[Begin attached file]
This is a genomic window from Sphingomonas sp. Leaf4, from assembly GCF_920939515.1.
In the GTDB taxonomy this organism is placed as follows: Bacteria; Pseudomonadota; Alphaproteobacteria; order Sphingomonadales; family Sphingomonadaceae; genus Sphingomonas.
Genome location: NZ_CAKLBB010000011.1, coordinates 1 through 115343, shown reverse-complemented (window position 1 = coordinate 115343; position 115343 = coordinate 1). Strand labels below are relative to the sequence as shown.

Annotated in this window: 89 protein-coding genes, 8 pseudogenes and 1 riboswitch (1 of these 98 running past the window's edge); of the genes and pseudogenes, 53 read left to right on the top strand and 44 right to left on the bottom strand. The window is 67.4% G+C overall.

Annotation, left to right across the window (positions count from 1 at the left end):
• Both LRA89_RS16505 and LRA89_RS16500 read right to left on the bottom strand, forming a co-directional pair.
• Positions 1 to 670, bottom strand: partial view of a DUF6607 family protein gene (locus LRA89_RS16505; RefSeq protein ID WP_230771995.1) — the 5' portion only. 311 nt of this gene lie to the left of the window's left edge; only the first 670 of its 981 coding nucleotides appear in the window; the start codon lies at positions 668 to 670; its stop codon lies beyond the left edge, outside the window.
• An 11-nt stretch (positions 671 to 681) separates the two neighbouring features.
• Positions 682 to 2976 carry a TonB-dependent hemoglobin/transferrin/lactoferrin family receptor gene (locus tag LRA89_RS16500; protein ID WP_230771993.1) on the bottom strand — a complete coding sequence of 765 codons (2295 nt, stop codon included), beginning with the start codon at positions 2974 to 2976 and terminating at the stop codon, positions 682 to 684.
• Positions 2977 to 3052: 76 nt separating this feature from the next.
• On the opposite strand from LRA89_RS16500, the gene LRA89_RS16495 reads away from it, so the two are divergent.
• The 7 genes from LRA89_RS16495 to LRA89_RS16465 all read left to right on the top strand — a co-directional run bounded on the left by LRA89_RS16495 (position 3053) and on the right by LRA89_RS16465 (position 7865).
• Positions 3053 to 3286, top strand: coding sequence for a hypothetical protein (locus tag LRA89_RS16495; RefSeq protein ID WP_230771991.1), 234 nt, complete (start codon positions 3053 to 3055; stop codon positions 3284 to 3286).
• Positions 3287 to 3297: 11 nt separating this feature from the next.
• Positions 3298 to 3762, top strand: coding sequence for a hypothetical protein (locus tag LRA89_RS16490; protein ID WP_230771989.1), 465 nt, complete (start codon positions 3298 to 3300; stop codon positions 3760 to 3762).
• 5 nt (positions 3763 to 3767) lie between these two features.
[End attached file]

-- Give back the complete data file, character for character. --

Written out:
This is a genomic window from Sphingomonas sp. Leaf4, from assembly GCF_920939515.1.
In the GTDB taxonomy this organism is placed as follows: Bacteria; Pseudomonadota; Alphaproteobacteria; order Sphingomonadales; family Sphingomonadaceae; genus Sphingomonas.
Genome location: NZ_CAKLBB010000011.1, coordinates 1 through 115343, shown reverse-complemented (window position 1 = coordinate 115343; position 115343 = coordinate 1). Strand labels below are relative to the sequence as shown.

Annotated in this window: 89 protein-coding genes, 8 pseudogenes and 1 riboswitch (1 of these 98 running past the window's edge); of the genes and pseudogenes, 53 read left to right on the top strand and 44 right to left on the bottom strand. The window is 67.4% G+C overall.

Annotation, left to right across the window (positions count from 1 at the left end):
• Both LRA89_RS16505 and LRA89_RS16500 read right to left on the bottom strand, forming a co-directional pair.
• Positions 1 to 670, bottom strand: partial view of a DUF6607 family protein gene (locus LRA89_RS16505; RefSeq protein ID WP_230771995.1) — the 5' portion only. 311 nt of this gene lie to the left of the window's left edge; only the first 670 of its 981 coding nucleotides appear in the window; the start codon lies at positions 668 to 670; its stop codon lies beyond the left edge, outside the window.
• An 11-nt stretch (positions 671 to 681) separates the two neighbouring features.
• Positions 682 to 2976 carry a TonB-dependent hemoglobin/transferrin/lactoferrin family receptor gene (locus tag LRA89_RS16500; protein ID WP_230771993.1) on the bottom strand — a complete coding sequence of 765 codons (2295 nt, stop codon included), beginning with the start codon at positions 2974 to 2976 and terminating at the stop codon, positions 682 to 684.
• Positions 2977 to 3052: 76 nt separating this feature from the next.
• On the opposite strand from LRA89_RS16500, the gene LRA89_RS16495 reads away from it, so the two are divergent.
• The 7 genes from LRA89_RS16495 to LRA89_RS16465 all read left to right on the top strand — a co-directional run bounded on the left by LRA89_RS16495 (position 3053) and on the right by LRA89_RS16465 (position 7865).
• Positions 3053 to 3286, top strand: coding sequence for a hypothetical protein (locus tag LRA89_RS16495; RefSeq protein ID WP_230771991.1), 234 nt, complete (start codon positions 3053 to 3055; stop codon positions 3284 to 3286).
• Positions 3287 to 3297: 11 nt separating this feature from the next.
• Positions 3298 to 3762, top strand: coding sequence for a hypothetical protein (locus tag LRA89_RS16490; protein ID WP_230771989.1), 465 nt, complete (start codon positions 3298 to 3300; stop codon positions 3760 to 3762).
• 5 nt (positions 3763 to 3767) lie between these two features.